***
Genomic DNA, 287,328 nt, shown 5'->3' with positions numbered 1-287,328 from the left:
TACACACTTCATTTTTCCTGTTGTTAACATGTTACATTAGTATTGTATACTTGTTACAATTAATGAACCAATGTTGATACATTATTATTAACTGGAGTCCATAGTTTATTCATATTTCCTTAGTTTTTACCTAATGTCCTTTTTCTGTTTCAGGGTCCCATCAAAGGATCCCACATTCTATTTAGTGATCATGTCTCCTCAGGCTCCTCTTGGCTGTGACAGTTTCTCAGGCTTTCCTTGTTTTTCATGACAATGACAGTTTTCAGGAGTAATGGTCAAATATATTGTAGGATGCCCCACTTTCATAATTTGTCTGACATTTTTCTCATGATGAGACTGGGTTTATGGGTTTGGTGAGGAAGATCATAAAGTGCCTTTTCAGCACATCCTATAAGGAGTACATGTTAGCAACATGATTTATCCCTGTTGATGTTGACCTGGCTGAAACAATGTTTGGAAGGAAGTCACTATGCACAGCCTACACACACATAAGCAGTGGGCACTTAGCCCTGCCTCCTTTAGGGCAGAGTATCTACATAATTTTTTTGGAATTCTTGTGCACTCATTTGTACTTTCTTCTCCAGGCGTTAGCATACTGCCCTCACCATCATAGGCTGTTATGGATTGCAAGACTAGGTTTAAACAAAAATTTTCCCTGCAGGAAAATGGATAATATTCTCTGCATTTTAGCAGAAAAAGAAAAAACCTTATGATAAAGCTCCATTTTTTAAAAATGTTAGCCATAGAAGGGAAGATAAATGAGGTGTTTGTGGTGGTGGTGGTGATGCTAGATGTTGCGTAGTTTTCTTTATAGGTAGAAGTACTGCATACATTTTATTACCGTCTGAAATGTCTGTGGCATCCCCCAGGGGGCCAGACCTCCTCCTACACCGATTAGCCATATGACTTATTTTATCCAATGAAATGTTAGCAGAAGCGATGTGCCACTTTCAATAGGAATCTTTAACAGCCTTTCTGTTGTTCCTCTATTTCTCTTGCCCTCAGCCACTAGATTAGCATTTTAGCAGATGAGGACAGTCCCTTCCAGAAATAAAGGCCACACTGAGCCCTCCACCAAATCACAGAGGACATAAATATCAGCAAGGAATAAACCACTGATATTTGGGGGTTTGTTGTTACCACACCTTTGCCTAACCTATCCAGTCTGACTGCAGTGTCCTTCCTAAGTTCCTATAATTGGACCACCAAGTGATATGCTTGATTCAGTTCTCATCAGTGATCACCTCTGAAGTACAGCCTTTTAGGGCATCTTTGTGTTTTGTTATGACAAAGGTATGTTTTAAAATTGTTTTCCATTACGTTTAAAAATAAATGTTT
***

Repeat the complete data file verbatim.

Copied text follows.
Genomic DNA, 287,328 nt, shown 5'->3' with positions numbered 1-287,328 from the left:
TACACACTTCATTTTTCCTGTTGTTAACATGTTACATTAGTATTGTATACTTGTTACAATTAATGAACCAATGTTGATACATTATTATTAACTGGAGTCCATAGTTTATTCATATTTCCTTAGTTTTTACCTAATGTCCTTTTTCTGTTTCAGGGTCCCATCAAAGGATCCCACATTCTATTTAGTGATCATGTCTCCTCAGGCTCCTCTTGGCTGTGACAGTTTCTCAGGCTTTCCTTGTTTTTCATGACAATGACAGTTTTCAGGAGTAATGGTCAAATATATTGTAGGATGCCCCACTTTCATAATTTGTCTGACATTTTTCTCATGATGAGACTGGGTTTATGGGTTTGGTGAGGAAGATCATAAAGTGCCTTTTCAGCACATCCTATAAGGAGTACATGTTAGCAACATGATTTATCCCTGTTGATGTTGACCTGGCTGAAACAATGTTTGGAAGGAAGTCACTATGCACAGCCTACACACACATAAGCAGTGGGCACTTAGCCCTGCCTCCTTTAGGGCAGAGTATCTACATAATTTTTTTGGAATTCTTGTGCACTCATTTGTACTTTCTTCTCCAGGCGTTAGCATACTGCCCTCACCATCATAGGCTGTTATGGATTGCAAGACTAGGTTTAAACAAAAATTTTCCCTGCAGGAAAATGGATAATATTCTCTGCATTTTAGCAGAAAAAGAAAAAACCTTATGATAAAGCTCCATTTTTTAAAAATGTTAGCCATAGAAGGGAAGATAAATGAGGTGTTTGTGGTGGTGGTGGTGATGCTAGATGTTGCGTAGTTTTCTTTATAGGTAGAAGTACTGCATACATTTTATTACCGTCTGAAATGTCTGTGGCATCCCCCAGGGGGCCAGACCTCCTCCTACACCGATTAGCCATATGACTTATTTTATCCAATGAAATGTTAGCAGAAGCGATGTGCCACTTTCAATAGGAATCTTTAACAGCCTTTCTGTTGTTCCTCTATTTCTCTTGCCCTCAGCCACTAGATTAGCATTTTAGCAGATGAGGACAGTCCCTTCCAGAAATAAAGGCCACACTGAGCCCTCCACCAAATCACAGAGGACATAAATATCAGCAAGGAATAAACCACTGATATTTGGGGGTTTGTTGTTACCACACCTTTGCCTAACCTATCCAGTCTGACTGCAGTGTCCTTCCTAAGTTCCTATAATTGGACCACCAAGTGATATGCTTGATTCAGTTCTCATCAGTGATCACCTCTGAAGTACAGCCTTTTAGGGCATCTTTGTGTTTTGTTATGACAAAGGTATGTTTTAAAATTGTTTTCCATTACGTTTAAAAATAAATGTTT